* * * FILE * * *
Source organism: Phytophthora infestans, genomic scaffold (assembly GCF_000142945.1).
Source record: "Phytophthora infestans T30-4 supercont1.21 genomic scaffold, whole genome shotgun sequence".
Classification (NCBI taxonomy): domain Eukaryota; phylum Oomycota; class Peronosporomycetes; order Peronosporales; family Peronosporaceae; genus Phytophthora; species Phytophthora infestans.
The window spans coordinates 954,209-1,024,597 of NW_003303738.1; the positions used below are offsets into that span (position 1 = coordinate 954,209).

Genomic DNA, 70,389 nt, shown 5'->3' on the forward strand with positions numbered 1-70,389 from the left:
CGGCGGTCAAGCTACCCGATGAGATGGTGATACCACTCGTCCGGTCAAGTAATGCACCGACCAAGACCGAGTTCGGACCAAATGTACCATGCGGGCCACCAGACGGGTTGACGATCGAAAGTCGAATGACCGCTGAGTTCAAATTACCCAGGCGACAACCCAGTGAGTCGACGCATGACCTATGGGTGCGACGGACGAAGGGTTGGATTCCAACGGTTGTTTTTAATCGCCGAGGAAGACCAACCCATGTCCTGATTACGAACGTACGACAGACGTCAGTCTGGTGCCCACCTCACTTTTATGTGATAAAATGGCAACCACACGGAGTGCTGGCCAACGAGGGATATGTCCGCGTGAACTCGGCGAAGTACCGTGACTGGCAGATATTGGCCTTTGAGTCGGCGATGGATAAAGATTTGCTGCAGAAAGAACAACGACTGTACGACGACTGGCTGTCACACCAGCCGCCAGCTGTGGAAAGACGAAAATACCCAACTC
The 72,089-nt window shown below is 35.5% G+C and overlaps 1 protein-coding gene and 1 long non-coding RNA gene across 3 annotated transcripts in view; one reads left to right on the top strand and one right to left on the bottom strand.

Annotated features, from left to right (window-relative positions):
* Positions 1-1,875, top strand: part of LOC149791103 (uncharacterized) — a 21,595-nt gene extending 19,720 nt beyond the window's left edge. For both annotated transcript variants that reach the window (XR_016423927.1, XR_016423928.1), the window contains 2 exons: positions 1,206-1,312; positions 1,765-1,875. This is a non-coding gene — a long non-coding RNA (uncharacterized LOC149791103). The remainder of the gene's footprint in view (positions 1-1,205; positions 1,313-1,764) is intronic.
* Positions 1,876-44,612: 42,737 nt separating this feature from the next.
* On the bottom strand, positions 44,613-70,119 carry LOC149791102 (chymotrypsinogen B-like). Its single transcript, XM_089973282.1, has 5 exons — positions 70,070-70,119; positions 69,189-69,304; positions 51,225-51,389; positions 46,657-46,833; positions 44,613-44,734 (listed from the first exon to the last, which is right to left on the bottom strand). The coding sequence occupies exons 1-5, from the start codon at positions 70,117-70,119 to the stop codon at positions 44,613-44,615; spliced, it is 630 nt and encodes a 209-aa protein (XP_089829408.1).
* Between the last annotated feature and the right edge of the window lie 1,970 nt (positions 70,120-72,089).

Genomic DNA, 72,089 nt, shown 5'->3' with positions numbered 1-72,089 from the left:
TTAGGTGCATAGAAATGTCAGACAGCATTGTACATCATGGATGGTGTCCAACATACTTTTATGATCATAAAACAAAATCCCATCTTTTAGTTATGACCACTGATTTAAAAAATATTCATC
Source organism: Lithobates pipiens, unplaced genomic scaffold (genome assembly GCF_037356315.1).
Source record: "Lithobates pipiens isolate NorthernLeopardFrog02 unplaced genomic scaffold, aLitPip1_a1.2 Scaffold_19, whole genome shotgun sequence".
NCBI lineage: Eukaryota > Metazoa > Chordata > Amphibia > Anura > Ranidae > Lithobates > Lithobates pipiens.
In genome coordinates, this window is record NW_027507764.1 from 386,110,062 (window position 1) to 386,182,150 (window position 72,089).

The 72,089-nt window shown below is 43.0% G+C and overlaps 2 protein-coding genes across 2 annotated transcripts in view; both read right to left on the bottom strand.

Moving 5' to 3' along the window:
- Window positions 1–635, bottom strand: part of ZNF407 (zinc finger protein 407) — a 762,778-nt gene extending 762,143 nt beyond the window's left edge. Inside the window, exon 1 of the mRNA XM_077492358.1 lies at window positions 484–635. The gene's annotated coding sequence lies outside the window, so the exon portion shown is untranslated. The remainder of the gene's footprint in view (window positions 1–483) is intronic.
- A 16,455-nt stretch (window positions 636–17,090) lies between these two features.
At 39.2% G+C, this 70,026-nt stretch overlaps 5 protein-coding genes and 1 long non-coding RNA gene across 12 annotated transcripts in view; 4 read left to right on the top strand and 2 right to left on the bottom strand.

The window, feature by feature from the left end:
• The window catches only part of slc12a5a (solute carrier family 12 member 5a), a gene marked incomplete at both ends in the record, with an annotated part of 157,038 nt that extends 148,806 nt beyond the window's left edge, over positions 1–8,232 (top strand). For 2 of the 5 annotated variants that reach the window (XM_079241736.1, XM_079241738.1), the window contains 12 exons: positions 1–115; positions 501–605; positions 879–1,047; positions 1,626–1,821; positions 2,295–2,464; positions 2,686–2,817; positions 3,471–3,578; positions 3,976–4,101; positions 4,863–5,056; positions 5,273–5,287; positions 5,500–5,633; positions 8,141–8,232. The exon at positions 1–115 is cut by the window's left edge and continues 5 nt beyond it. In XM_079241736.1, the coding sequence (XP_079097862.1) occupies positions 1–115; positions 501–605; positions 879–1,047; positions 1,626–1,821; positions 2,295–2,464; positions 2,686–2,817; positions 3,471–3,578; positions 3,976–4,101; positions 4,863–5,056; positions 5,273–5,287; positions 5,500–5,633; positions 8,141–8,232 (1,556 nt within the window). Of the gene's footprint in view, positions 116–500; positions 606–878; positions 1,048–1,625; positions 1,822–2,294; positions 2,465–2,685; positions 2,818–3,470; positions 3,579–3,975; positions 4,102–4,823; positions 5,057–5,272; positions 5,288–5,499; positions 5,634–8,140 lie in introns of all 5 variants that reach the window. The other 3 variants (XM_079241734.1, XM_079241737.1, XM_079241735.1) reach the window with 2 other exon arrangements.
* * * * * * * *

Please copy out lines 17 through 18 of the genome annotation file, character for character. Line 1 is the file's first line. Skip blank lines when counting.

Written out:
NCBI lineage: Eukaryota > Metazoa > Chordata > Amphibia > Anura > Ranidae > Lithobates > Lithobates pipiens.
In genome coordinates, this window is record NW_027507764.1 from 386,110,062 (window position 1) to 386,182,150 (window position 72,089).